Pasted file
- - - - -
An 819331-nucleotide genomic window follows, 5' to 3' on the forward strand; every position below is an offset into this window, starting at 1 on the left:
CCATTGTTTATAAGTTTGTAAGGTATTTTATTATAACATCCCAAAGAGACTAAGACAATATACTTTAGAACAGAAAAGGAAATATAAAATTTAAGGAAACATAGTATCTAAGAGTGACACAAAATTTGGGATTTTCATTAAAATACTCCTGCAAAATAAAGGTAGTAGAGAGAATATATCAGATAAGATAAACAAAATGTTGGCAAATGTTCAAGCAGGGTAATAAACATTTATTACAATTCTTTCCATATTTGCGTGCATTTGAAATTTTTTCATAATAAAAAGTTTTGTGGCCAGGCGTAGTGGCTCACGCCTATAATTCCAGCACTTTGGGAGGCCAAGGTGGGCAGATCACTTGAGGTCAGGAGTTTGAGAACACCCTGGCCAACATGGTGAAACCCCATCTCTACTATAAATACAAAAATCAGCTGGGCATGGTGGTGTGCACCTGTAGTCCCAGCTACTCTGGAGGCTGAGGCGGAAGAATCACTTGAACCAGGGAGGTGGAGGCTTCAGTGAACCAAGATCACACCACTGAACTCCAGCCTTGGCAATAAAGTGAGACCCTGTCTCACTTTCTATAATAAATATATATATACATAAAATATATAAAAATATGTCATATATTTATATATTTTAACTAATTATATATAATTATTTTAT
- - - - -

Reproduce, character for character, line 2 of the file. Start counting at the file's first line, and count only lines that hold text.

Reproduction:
CCATTGTTTATAAGTTTGTAAGGTATTTTATTATAACATCCCAAAGAGACTAAGACAATATACTTTAGAACAGAAAAGGAAATATAAAATTTAAGGAAACATAGTATCTAAGAGTGACACAAAATTTGGGATTTTCATTAAAATACTCCTGCAAAATAAAGGTAGTAGAGAGAATATATCAGATAAGATAAACAAAATGTTGGCAAATGTTCAAGCAGGGTAATAAACATTTATTACAATTCTTTCCATATTTGCGTGCATTTGAAATTTTTTCATAATAAAAAGTTTTGTGGCCAGGCGTAGTGGCTCACGCCTATAATTCCAGCACTTTGGGAGGCCAAGGTGGGCAGATCACTTGAGGTCAGGAGTTTGAGAACACCCTGGCCAACATGGTGAAACCCCATCTCTACTATAAATACAAAAATCAGCTGGGCATGGTGGTGTGCACCTGTAGTCCCAGCTACTCTGGAGGCTGAGGCGGAAGAATCACTTGAACCAGGGAGGTGGAGGCTTCAGTGAACCAAGATCACACCACTGAACTCCAGCCTTGGCAATAAAGTGAGACCCTGTCTCACTTTCTATAATAAATATATATATACATAAAATATATAAAAATATGTCATATATTTATATATTTTAACTAATTATATATAATTATTTTAT